3. Actively listen to the interviewer -- because the ability to listen is the mark of a great teammate.

Introverts are also better, in general, at listening to and empathizing with people, according to Fast Company.

Listening matters. When a client, employee, or customer is upset, an introvert tends to be much more sensitive to his or her needs. Instead of reacting quickly to an issue, introverts take in the information, and then think critically about the best solution possible. (In a way, the ability to listen, and understand, is one of the most important people skills you can master.)

Listen to the interviewer. Ask questions if you don't understand. Ask for clarification. More important, find ways to use your listening skills to engage with the interviewer. The more the interview feels like a conversation, the more comfortable you will be.

And then highlight examples in which your ability to listen and process has made a difference in your career. Describe when, and how, and how it turned out.

Again, focus on what you've done, not who you are.

4. Come prepared with an idea -- because your analysis skills are a key advantage.

Along with being great at listening, introverted entrepreneurs are always looking for the best solutions, and are much less likely to allow their egos to cloud their judgment. Waylae Gregoire of NextShark wrote that while extroverts want to promote their own business plans, "introverts focus on the thoughts and actions of others ... introverts are naturally accustomed to analyzing the ideas of others, offering thoughtful feedback, and organizing what others bring to the table."

Use those skills to show how you will hit the ground running. Identify one or two important things you can contribute from day one. Then, consider putting those ideas on display. If you're a programmer, bring a mockup of a new application. If you want a sales position -- because introverts often make great salespeople -- create a plan for how you'll target a different market or customer base, or how you will implement marketing strategies the business is currently not using.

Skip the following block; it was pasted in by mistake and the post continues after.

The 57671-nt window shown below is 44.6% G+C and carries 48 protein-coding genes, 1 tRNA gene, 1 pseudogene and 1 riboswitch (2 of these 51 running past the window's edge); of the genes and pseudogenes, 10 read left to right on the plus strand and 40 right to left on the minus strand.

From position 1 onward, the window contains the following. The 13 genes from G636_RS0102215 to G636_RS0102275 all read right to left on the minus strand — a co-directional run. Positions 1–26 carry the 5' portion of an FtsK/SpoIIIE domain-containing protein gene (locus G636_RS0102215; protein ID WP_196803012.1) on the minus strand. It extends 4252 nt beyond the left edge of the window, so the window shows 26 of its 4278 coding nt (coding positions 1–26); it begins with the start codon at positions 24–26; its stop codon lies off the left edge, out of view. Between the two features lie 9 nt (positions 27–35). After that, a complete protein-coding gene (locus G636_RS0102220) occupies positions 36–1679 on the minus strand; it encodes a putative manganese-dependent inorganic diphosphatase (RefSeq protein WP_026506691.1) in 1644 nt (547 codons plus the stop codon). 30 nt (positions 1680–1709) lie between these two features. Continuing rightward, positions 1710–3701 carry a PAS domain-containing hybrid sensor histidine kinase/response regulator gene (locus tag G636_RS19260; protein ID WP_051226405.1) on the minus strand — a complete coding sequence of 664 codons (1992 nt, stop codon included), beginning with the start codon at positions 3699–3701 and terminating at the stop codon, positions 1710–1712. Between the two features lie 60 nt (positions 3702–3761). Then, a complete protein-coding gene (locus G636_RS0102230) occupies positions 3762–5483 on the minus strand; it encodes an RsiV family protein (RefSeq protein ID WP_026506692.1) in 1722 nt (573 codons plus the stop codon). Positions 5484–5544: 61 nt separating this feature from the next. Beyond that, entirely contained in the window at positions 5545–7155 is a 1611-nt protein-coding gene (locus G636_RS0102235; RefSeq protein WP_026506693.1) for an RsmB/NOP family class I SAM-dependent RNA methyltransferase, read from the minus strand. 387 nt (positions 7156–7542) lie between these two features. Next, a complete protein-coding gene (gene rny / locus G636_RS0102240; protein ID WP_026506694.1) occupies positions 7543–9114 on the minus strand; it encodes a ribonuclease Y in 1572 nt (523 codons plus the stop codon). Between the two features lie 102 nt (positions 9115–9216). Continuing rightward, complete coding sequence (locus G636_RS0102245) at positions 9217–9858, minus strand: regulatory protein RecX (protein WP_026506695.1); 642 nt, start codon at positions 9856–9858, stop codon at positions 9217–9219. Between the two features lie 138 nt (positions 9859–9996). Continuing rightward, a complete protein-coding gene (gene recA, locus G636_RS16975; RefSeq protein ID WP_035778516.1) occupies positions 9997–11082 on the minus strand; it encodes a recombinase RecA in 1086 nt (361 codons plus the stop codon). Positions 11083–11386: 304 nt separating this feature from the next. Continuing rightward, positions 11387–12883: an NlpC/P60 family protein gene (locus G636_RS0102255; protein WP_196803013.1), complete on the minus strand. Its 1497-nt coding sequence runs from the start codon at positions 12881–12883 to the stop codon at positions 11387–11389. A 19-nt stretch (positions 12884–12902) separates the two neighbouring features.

Since you know the company and know what you can immediately offer, prove it. Then you can focus on action, not talk.

5. Feel free to be humble -- because humility is an attribute every team appreciates.

Introverts aren't afraid to admit mistakes. Introverts aren't afraid to give credit where credit is due. Introverts tend to downplay their own accomplishments, if only because they're quick to see that they could have one even better.

So they are great teammates. Nothing kills team morale more quickly than a member who can't admit a mistake, can't share credit, and can't see that perfection is often possible -- as long as you're willing to work for it.

So if you made a mistake, discuss it -- and then share what you learned and what you've done differently ever since. Talk about the great things other team members did to pull off a successful project. Show that you know it's not all about you.

That makes an awesome first impression -- and an awesome lasting impression.